Boston Fed VP: DLT Could 'Fundamentally Change' Financial Industry

Jim Cunha, senior VP of the Federal Reserve Bank of Boston, has said distributed ledger technology could "fundamentally change" financial services.

AccessTimeIconOct 30, 2017 at 1:30 p.m. UTC
Updated Sep 13, 2021 at 7:05 a.m. UTC
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Jim Cunha, senior vice president of the Federal Reserve Bank of Boston, has said that distributed ledger technology (DLT) could "fundamentally change" many areas of financial services.

In an article on the Boston Fed's website, Cunha spelled out that innovations using the technology might bring advantages in payments and beyond, saying.

"DLT has the potential to fundamentally change many areas of financial services, payments being just one. Change is also very possible in securities (sales and post trade processing), derivatives, trade finance, and supply chain to name a few."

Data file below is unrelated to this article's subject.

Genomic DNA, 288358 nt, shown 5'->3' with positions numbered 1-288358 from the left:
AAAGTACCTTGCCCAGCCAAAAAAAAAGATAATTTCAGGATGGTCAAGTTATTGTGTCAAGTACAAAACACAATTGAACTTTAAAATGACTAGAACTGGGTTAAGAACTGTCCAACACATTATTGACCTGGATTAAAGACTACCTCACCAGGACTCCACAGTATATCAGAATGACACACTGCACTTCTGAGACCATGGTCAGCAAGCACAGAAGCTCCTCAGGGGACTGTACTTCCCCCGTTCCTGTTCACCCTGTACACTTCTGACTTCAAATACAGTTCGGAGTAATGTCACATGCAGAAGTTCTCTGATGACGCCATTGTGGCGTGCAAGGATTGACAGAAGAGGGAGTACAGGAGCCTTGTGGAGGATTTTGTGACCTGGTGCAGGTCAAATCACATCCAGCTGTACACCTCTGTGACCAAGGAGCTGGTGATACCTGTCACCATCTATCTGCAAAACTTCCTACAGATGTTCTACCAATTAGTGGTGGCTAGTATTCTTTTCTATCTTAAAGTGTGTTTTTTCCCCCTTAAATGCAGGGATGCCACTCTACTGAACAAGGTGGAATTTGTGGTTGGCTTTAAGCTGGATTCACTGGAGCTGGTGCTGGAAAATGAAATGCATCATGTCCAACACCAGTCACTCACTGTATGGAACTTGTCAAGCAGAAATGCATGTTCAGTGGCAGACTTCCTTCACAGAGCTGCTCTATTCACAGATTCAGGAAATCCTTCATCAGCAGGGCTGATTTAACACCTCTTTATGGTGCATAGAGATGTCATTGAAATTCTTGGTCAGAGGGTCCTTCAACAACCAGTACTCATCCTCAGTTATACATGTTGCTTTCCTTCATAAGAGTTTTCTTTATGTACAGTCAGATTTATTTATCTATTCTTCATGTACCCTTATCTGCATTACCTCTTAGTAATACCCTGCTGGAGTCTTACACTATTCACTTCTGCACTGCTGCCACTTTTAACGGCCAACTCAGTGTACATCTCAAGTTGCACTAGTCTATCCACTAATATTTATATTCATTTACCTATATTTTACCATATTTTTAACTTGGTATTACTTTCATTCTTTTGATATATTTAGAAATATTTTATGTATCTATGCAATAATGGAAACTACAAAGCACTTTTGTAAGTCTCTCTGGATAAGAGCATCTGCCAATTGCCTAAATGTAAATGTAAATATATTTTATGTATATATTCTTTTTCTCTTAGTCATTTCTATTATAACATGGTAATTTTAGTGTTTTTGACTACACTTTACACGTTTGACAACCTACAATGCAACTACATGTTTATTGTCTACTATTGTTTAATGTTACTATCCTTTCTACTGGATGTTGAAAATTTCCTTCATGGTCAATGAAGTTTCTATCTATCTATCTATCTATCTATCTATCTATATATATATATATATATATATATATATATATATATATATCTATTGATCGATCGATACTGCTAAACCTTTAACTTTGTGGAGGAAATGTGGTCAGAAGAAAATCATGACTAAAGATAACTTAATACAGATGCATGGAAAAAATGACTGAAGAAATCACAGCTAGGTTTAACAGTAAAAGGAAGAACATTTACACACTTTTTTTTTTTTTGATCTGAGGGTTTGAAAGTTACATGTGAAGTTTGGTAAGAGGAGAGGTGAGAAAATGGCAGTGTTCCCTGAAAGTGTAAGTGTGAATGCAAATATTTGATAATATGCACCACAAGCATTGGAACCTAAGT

The Fed has been exploring cryptocurrencies since 2011, and DLT for the past four years, according to Cunha. "We want to understand how [DLT] can impact the payment industry, since our mission is to ensure the efficiency, safety, and accessibility of payments in the U.S.," Cunha noted.

However, while there are applications of DLT in the cross-border payments space, most work in that area is occurring outside the U.S, he said, adding: "So I think there is more potential for change there, but who knows what the future holds back home."

Cunha, who helps run one of the 12 branches that make up the U.S. Federal Reserve central banking system, continued to explain that the institution has been testing various technologies in the field of payments. And while new technologies, such as data analytics, AI and machine learning, are already disrupting aspects of the financial ecosystem, it is important to find the "right business case," he said.

Earlier this month, Cunha told a fintech conference hosted by the Federal Reserve Bank of Philadelphia that blockchain technology will "wake up Swift and other middlemen". He further described the Fed's initiative to educate monetary policymakers, payments experts and regulatory specialists on the risks and potentials of blockchain technology.

Jim Cunha Image from CoinDesk archive 


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